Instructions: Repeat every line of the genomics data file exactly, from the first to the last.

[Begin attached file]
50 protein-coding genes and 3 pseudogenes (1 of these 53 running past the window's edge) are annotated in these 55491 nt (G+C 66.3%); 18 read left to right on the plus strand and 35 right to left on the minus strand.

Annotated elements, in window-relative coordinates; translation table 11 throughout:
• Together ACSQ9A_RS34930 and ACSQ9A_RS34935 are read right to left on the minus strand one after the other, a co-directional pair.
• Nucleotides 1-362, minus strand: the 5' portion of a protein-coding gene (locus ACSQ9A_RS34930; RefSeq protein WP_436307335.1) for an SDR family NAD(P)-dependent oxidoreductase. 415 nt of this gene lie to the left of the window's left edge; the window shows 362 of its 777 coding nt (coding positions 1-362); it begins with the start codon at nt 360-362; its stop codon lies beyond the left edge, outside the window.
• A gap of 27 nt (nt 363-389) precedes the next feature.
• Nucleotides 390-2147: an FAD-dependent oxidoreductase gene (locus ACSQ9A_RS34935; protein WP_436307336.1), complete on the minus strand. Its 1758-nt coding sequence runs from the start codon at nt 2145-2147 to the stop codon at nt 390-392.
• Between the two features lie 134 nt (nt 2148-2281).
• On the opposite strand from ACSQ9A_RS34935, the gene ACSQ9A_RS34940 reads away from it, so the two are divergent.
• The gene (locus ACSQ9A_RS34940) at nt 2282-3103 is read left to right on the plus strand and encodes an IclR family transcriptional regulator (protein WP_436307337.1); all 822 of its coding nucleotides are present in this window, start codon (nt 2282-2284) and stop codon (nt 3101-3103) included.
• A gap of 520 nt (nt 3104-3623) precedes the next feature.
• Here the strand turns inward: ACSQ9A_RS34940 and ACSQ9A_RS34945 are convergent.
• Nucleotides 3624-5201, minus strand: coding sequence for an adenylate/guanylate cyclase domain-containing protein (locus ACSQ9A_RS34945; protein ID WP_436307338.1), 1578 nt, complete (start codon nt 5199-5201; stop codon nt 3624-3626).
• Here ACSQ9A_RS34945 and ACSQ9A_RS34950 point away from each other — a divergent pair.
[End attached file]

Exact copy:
50 protein-coding genes and 3 pseudogenes (1 of these 53 running past the window's edge) are annotated in these 55491 nt (G+C 66.3%); 18 read left to right on the plus strand and 35 right to left on the minus strand.

Annotated elements, in window-relative coordinates; translation table 11 throughout:
• Together ACSQ9A_RS34930 and ACSQ9A_RS34935 are read right to left on the minus strand one after the other, a co-directional pair.
• Nucleotides 1-362, minus strand: the 5' portion of a protein-coding gene (locus ACSQ9A_RS34930; RefSeq protein WP_436307335.1) for an SDR family NAD(P)-dependent oxidoreductase. 415 nt of this gene lie to the left of the window's left edge; the window shows 362 of its 777 coding nt (coding positions 1-362); it begins with the start codon at nt 360-362; its stop codon lies beyond the left edge, outside the window.
• A gap of 27 nt (nt 363-389) precedes the next feature.
• Nucleotides 390-2147: an FAD-dependent oxidoreductase gene (locus ACSQ9A_RS34935; protein WP_436307336.1), complete on the minus strand. Its 1758-nt coding sequence runs from the start codon at nt 2145-2147 to the stop codon at nt 390-392.
• Between the two features lie 134 nt (nt 2148-2281).
• On the opposite strand from ACSQ9A_RS34935, the gene ACSQ9A_RS34940 reads away from it, so the two are divergent.
• The gene (locus ACSQ9A_RS34940) at nt 2282-3103 is read left to right on the plus strand and encodes an IclR family transcriptional regulator (protein WP_436307337.1); all 822 of its coding nucleotides are present in this window, start codon (nt 2282-2284) and stop codon (nt 3101-3103) included.
• A gap of 520 nt (nt 3104-3623) precedes the next feature.
• Here the strand turns inward: ACSQ9A_RS34940 and ACSQ9A_RS34945 are convergent.
• Nucleotides 3624-5201, minus strand: coding sequence for an adenylate/guanylate cyclase domain-containing protein (locus ACSQ9A_RS34945; protein ID WP_436307338.1), 1578 nt, complete (start codon nt 5199-5201; stop codon nt 3624-3626).
• Here ACSQ9A_RS34945 and ACSQ9A_RS34950 point away from each other — a divergent pair.